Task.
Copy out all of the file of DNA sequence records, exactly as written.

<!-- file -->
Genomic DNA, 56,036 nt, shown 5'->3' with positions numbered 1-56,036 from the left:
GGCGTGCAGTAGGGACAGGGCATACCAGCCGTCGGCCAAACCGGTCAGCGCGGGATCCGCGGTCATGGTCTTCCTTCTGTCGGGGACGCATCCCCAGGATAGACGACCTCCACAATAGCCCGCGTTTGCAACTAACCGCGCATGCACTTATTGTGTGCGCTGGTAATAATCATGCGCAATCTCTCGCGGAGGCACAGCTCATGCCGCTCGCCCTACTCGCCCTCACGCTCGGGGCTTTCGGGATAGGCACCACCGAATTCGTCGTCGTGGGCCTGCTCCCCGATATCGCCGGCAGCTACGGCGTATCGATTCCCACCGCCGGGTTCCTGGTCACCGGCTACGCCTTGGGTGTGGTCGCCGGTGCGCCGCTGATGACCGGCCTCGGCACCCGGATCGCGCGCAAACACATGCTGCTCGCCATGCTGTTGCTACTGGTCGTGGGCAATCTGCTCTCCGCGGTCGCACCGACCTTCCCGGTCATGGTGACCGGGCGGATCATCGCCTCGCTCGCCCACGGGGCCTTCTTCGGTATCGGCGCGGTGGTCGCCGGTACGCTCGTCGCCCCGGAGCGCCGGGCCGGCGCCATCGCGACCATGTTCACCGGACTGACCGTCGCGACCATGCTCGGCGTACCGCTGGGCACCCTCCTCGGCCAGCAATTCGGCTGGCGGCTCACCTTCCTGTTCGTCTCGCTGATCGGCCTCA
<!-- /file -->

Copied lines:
Genomic DNA, 56,036 nt, shown 5'->3' with positions numbered 1-56,036 from the left:
GGCGTGCAGTAGGGACAGGGCATACCAGCCGTCGGCCAAACCGGTCAGCGCGGGATCCGCGGTCATGGTCTTCCTTCTGTCGGGGACGCATCCCCAGGATAGACGACCTCCACAATAGCCCGCGTTTGCAACTAACCGCGCATGCACTTATTGTGTGCGCTGGTAATAATCATGCGCAATCTCTCGCGGAGGCACAGCTCATGCCGCTCGCCCTACTCGCCCTCACGCTCGGGGCTTTCGGGATAGGCACCACCGAATTCGTCGTCGTGGGCCTGCTCCCCGATATCGCCGGCAGCTACGGCGTATCGATTCCCACCGCCGGGTTCCTGGTCACCGGCTACGCCTTGGGTGTGGTCGCCGGTGCGCCGCTGATGACCGGCCTCGGCACCCGGATCGCGCGCAAACACATGCTGCTCGCCATGCTGTTGCTACTGGTCGTGGGCAATCTGCTCTCCGCGGTCGCACCGACCTTCCCGGTCATGGTGACCGGGCGGATCATCGCCTCGCTCGCCCACGGGGCCTTCTTCGGTATCGGCGCGGTGGTCGCCGGTACGCTCGTCGCCCCGGAGCGCCGGGCCGGCGCCATCGCGACCATGTTCACCGGACTGACCGTCGCGACCATGCTCGGCGTACCGCTGGGCACCCTCCTCGGCCAGCAATTCGGCTGGCGGCTCACCTTCCTGTTCGTCTCGCTGATCGGCCTCA